RuPaul’s Christmas Ball

EPFC | December 7th, 2016

guest curator: Erica Magrey

December spews forth a tumultuous wave of colder, darker realism and discomforts of every persuasion, tempered only by the simultaneous rush of shine and sparkle and pep, a promise of something warm and golden. In the pursuit of Ye Olde Holiday Spirit we on occasion craft a product lush with hope and humor and song and sweet sweet somethings that are whispered into an elf’s ear. This rare delicacy, a very peculiar format, should be studied and appreciated for its often jumbled collection of elements that form a glorious feast when amassed. I invite you to join me at the table so we can break bread and share the elusive bird – cue spotlight – THE HOLIDAY SPECIAL! In our studies we will examine a sampling of those that evoke blushing cheeks on the face of the holiday genre.

We’re stepping on the gas today with RuPaul’s Christmas Ball, a Channel 4 production that aired on British TV in 1993. Ru is a delight – fierce and funny, bending, transcending, and upending the season in bawdy fashion. The Downtown Drag Time Players, a motley crew of more- and lesser-known performers, co-star in several roles: elves putting sweaters on teddy bears, cracked out Tic Tac addicts, aliens-turned-capitalist socialites, and solo bits and bumpers that tickle and giggle throughout. RuPaul and LaToya jackson battle as evil stepsisters, while Eartha Kitt gets schooled by Ru’s outrageous Hattie Ruth. Elton John and Ru duet, sharing a closetful of ass-kicking couple’s ensembles. Boy George performs an oh-so-mellow “Everything I Own” and Fred Schneider cameos as the future agent of Ebony Scrooge, Ru’s washed up future self if she doesn’t change her current tune. Indeed, goodwill is alive and well in this satirical but still very real holiday lovefest. Strong and smart performances abound, so do relish the ingredients of Ru’s stew.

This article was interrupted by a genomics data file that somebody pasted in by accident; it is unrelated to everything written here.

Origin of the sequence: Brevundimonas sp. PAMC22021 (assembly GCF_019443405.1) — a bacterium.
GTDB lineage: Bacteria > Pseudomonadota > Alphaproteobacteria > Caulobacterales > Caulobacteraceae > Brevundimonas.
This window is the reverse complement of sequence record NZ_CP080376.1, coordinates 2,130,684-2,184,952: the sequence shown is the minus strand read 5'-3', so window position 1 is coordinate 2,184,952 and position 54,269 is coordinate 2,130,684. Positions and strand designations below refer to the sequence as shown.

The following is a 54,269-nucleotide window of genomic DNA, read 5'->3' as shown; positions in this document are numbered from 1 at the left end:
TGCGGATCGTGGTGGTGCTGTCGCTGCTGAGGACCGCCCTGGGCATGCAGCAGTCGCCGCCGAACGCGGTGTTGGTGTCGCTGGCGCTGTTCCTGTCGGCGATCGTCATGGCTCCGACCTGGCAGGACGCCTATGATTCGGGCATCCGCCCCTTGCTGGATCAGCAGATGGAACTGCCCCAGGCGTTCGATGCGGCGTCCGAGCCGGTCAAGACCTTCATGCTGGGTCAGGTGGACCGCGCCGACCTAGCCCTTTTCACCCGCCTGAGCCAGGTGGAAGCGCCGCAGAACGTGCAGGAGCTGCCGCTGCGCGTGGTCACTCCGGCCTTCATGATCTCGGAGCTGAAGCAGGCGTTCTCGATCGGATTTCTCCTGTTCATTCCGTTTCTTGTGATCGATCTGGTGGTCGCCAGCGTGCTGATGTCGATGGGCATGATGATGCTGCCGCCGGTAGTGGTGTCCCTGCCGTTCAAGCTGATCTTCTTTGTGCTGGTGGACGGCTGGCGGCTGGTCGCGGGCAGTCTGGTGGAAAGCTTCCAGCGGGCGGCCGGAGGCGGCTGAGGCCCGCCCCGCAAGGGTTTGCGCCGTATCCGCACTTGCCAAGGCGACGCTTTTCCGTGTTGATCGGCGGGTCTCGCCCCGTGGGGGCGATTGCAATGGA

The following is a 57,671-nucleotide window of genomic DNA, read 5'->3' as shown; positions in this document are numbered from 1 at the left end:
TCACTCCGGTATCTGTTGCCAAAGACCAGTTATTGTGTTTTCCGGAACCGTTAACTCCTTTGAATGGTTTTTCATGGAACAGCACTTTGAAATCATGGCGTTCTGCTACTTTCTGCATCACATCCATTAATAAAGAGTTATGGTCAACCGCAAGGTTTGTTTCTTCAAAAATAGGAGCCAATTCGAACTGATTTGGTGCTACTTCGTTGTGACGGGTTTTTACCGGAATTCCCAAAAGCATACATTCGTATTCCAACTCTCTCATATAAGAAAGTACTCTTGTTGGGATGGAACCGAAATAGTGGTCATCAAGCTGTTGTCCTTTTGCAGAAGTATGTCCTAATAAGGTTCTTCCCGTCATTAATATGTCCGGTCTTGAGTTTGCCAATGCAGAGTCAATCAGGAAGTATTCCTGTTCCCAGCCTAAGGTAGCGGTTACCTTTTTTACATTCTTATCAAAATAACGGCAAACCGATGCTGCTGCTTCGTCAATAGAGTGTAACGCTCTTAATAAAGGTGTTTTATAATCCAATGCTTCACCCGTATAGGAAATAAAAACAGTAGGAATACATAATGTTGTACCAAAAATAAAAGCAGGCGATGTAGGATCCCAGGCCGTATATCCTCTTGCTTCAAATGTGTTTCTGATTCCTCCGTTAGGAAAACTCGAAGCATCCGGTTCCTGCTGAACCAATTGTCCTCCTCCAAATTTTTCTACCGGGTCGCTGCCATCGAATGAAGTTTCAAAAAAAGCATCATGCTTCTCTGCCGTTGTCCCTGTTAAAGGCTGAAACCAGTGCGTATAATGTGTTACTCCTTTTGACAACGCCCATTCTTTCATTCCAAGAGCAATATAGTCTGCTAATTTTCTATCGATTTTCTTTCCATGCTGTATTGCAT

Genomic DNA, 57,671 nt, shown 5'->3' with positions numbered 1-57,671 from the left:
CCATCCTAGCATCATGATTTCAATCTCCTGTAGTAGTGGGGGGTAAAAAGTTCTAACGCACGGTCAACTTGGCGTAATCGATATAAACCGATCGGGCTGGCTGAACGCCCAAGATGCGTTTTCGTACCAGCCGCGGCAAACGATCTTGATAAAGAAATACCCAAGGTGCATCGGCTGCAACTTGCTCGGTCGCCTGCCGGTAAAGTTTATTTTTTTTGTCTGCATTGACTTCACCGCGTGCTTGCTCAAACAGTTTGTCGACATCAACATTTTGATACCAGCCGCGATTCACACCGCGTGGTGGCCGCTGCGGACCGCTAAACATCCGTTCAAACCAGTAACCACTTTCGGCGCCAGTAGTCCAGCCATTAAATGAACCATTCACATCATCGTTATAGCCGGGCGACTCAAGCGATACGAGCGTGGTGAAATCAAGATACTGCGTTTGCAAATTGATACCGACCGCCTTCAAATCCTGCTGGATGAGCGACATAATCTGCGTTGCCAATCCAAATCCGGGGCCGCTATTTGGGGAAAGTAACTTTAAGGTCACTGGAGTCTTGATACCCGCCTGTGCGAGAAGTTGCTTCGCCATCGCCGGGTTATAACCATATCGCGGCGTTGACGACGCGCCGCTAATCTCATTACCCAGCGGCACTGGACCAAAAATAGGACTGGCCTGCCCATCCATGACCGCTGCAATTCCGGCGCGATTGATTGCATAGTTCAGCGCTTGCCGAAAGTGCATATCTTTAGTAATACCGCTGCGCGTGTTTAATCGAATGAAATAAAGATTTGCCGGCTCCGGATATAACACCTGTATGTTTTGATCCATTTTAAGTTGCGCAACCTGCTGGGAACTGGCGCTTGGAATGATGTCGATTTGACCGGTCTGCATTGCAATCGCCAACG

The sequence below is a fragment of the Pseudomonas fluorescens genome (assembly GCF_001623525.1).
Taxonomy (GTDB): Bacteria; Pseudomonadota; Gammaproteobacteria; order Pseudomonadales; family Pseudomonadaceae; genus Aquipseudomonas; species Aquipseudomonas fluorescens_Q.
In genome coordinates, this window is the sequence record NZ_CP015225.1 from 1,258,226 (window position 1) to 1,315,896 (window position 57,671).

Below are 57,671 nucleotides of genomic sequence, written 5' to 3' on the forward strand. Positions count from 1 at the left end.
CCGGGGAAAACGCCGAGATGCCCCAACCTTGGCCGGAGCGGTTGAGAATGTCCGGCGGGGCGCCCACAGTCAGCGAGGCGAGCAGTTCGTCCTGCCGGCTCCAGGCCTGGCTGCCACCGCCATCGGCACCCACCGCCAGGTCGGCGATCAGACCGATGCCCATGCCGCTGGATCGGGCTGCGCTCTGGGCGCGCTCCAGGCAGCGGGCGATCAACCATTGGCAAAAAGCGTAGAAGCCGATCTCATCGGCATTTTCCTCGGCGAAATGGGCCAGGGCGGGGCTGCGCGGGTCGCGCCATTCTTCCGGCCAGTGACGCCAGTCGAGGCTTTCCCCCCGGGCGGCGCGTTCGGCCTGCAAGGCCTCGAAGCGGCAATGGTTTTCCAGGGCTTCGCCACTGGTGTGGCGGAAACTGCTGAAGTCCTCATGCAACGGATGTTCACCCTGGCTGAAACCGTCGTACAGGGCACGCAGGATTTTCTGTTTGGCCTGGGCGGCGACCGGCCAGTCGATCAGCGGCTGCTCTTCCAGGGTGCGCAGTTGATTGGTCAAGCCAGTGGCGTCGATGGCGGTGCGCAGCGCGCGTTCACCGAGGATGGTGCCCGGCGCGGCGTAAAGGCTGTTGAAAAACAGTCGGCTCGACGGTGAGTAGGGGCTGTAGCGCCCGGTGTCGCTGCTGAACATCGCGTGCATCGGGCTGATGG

Undocumented and Unafraid

EPFC | November 28th, 2016

guest curator: David Zlutnick

This month’s theme is “Documenting the Movements,” featuring short video covering contemporary struggles for social justice. This week’s selection is on the subject of the struggle for immigrants’ rights, and specifically the efforts of undocumented youth to push for the DREAM Act.

With President-elect Donald Trump’s promise to deport up to 3 million undocumented immigrants upon taking office, the fight to protect immigrant communities will be heating up. This short film by Joshua Davis, “Undocumented and Unafraid,” chronicles one small part of a much larger fight by undocumented students across the country to push for the passage of the DREAM Act. Obama did eventually establish protections for these students under an executive order – DACA – which is now threatened to be undone by a Trump administration.

Watch “Undocumented and Unafraid”




Mni Wiconi: The Stand at Standing Rock

EPFC | November 21st, 2016

guest curator: David Zlutnick

This month’s theme is “Documenting the Movements,” featuring short video covering contemporary struggles for social justice. Initially I had a different short film picked out for this week, but late last night news broke from the Standing Rock encampment, which is protesting the Dakota Access Pipeline in North Dakota. Police have reportedly moved in on protesters last night in freezing conditions using water cannon, rubber bullets, tear gas, and stun grenades. Dozens have been injured and there have been some arrests. 

Given the recent developments it seems fitting to highlight a spectacular short documentary about the #NoDAPL water protectors and the ongoing efforts by Native American nations to oppose the pipeline. Divided Films’ “Mni Wiconi: The Stand at Standing Rock” takes you to the camp and interviews indigenous leaders on why they’ve taken a stand against the oil and gas pipelines pushing their way through sovereign tribal territory.